Good friendships do make for mentally healthier children. As a parent you were certain that this was true, but isn’t it nice to have a scientific paper to back you up?
This study was reported in the journal, Child Development. They surveyed almost 200 boys and girls aged 15 from ethnically diverse backgrounds and asked them questions about their friendships, popularity, etc. They cross checked their replies by asking the kids to rank the classmates they’d “most want to spend time with”; and, “least want to spend time with”. They reassessed these kids at age 16 and again at age 25, checking them for depression, social anxiety and analysing their feelings of self-worth.
What did they find?
As you might have expected, the kids who formed the “best” friendships (defined as a close friend with whom they could share and discuss important matters) when followed up at age 25 seemed to be the best adjusted and have the least amount of depressive symptoms. Contrast this with the kids who had the most popularity (that is the kids most of their peers wanted to be with). If these kids didn’t also have some good, close friends, they were more likely to have self esteem and depression problems when resurveyed in their 20s.
There are some key points to take away from this study. Close friendships support the child and affirm that they’re “okay”. Furthermore, the ability to develop and maintain these types of relationships bodes well for them to find a partner and maintain that companionship when they’re older. The type of superficial connections, which perhaps are even easier to achieve today because of Facebook and Twitter, do not build the skills that kids need to be able to stay mentally healthy.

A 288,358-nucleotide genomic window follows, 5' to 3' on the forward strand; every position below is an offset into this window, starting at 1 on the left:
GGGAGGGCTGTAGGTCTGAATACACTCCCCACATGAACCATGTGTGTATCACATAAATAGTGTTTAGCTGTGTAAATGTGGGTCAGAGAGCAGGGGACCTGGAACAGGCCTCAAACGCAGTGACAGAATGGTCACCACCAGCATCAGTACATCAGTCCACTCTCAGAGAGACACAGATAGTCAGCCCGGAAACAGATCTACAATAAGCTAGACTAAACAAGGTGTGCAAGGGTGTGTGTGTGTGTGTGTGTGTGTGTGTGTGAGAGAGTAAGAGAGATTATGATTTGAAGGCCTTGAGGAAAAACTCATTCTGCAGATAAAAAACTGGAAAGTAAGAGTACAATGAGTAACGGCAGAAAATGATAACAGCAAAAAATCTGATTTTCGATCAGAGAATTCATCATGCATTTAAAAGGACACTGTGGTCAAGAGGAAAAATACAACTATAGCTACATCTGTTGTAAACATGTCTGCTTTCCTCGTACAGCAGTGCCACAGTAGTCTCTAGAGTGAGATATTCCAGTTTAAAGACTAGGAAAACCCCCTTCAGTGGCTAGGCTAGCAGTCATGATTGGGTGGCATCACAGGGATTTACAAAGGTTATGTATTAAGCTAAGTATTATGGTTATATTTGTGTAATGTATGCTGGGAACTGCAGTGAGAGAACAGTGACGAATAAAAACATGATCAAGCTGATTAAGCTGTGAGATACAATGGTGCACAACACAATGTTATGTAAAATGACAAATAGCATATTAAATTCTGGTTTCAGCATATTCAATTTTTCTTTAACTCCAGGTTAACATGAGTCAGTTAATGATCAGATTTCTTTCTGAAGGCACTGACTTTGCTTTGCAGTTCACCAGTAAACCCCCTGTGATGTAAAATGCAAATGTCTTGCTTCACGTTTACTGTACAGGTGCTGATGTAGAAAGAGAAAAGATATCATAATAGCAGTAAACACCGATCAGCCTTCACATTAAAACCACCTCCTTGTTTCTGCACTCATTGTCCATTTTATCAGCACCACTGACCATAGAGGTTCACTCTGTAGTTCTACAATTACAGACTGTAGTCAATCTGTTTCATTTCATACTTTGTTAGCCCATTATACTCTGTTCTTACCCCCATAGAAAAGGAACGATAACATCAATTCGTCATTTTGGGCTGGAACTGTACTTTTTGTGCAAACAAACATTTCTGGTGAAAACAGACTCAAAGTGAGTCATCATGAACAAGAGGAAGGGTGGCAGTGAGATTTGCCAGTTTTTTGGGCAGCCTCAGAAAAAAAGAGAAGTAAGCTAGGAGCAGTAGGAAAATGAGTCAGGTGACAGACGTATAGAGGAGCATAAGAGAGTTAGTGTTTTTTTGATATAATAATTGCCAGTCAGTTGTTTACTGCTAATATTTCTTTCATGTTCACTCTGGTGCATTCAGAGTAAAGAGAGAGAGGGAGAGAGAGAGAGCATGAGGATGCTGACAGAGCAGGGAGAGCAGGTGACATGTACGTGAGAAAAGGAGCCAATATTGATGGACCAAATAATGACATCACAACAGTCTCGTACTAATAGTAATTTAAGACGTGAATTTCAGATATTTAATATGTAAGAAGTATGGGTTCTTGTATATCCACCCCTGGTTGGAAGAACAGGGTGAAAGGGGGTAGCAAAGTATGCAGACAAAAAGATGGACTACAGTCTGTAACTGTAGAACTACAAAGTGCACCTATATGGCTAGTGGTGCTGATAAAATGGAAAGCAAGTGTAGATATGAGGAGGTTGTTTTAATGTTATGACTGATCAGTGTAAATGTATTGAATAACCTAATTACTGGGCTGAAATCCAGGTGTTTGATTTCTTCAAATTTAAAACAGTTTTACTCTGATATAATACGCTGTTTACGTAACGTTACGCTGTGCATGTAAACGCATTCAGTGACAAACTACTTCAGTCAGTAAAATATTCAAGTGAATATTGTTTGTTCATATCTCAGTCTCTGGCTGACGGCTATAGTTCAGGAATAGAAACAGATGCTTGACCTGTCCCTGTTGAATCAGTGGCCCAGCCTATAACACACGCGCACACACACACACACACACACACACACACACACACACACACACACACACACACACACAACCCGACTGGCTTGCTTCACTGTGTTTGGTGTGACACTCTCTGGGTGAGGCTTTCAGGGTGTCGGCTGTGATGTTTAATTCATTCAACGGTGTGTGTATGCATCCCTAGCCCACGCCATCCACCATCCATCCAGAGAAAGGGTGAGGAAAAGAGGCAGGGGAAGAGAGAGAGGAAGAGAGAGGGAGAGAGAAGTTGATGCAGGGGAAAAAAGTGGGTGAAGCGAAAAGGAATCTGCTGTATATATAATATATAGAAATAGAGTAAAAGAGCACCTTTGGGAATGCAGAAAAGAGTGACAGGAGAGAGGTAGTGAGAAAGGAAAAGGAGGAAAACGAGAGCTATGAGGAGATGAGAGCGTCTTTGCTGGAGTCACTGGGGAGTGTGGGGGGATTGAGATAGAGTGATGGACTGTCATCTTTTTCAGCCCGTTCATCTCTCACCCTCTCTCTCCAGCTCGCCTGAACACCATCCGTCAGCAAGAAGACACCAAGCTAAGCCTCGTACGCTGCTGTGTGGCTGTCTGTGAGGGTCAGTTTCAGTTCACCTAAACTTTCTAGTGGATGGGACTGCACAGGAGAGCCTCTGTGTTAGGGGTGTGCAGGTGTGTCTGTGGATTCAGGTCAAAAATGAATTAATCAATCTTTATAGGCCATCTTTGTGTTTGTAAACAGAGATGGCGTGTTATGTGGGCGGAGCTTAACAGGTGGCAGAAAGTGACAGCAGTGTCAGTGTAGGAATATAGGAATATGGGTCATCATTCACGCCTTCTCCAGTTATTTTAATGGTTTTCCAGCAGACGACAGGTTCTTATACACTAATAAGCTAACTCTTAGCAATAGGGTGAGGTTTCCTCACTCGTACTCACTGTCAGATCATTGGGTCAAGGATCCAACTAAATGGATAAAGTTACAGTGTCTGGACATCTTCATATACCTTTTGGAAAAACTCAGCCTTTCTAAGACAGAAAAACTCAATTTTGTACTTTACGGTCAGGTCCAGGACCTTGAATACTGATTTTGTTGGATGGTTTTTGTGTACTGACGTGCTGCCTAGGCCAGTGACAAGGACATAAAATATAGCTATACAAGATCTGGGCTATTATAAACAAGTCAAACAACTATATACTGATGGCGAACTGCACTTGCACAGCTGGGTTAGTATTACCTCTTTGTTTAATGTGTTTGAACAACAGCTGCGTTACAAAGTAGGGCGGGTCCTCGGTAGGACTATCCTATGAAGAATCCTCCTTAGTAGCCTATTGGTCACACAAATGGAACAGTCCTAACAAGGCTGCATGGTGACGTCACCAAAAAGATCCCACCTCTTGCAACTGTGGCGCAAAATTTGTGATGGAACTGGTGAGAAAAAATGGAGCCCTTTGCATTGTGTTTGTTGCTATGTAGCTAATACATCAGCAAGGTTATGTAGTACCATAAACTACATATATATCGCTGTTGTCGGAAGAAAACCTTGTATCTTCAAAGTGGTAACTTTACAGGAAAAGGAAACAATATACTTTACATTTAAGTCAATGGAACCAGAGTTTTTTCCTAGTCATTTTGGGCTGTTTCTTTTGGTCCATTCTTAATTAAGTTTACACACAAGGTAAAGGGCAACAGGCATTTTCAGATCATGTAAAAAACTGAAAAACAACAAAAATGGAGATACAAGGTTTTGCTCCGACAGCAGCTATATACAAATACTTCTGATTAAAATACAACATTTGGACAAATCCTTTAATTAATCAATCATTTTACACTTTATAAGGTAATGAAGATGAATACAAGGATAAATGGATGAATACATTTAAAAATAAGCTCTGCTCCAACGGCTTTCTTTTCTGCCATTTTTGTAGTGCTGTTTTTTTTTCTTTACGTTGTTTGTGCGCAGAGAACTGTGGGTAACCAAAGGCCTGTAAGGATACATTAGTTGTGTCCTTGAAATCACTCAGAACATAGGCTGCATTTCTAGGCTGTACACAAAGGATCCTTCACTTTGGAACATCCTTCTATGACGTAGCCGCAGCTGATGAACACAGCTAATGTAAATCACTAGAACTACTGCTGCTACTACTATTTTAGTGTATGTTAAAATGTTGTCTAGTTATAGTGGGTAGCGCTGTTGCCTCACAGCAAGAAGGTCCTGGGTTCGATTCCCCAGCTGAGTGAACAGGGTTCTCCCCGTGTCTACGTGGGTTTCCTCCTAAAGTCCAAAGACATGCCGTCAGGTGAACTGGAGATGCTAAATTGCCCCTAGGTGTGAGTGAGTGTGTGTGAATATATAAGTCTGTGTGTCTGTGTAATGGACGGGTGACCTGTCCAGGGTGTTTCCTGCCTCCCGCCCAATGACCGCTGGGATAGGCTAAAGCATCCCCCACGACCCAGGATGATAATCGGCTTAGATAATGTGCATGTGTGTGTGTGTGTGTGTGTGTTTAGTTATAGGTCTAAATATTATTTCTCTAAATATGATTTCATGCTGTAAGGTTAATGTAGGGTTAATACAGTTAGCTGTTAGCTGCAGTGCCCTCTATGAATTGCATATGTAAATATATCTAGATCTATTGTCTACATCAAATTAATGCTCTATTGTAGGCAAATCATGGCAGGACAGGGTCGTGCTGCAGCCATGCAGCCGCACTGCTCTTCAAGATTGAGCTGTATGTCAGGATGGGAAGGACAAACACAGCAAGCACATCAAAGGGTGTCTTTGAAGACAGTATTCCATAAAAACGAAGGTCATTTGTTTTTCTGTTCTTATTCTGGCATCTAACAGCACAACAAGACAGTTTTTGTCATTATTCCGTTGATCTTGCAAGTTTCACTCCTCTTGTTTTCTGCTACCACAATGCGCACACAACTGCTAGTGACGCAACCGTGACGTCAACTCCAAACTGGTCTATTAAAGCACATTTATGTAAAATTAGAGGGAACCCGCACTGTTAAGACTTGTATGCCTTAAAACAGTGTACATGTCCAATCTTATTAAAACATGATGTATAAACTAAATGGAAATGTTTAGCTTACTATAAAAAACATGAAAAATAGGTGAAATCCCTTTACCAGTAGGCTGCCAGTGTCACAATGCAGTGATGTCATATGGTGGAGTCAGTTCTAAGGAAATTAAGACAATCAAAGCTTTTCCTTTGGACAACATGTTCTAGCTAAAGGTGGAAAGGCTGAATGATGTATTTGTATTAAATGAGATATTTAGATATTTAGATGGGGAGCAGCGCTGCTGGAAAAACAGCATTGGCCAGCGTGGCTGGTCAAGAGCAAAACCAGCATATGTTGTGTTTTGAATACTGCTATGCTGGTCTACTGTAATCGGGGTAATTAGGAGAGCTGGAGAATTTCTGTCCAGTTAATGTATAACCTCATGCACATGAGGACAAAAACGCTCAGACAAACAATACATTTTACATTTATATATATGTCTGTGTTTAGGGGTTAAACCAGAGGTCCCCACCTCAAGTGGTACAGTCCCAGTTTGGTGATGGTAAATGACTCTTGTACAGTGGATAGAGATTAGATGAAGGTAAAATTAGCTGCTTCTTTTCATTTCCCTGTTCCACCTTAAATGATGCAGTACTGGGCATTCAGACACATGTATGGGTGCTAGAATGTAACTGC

So, as you have the talk with your kids about popularity and the friends they hang out with, remember it’s not the quantity of friends they make but the quality and effort put into a few good relationships that will be important for them. This is the concept that you should reinforce and also reassure them about. The teen years are tough enough. Perhaps knowing this will help your kids weather the inevitable storms.
Dr. Mitch Shulman is an Assistant Professor, Dept. of Surgery, McGill Medical School and an Attending Physician, Emergency Department, McGill University Health Centre. He’s also the CJAD AM 800 Medical Consultant.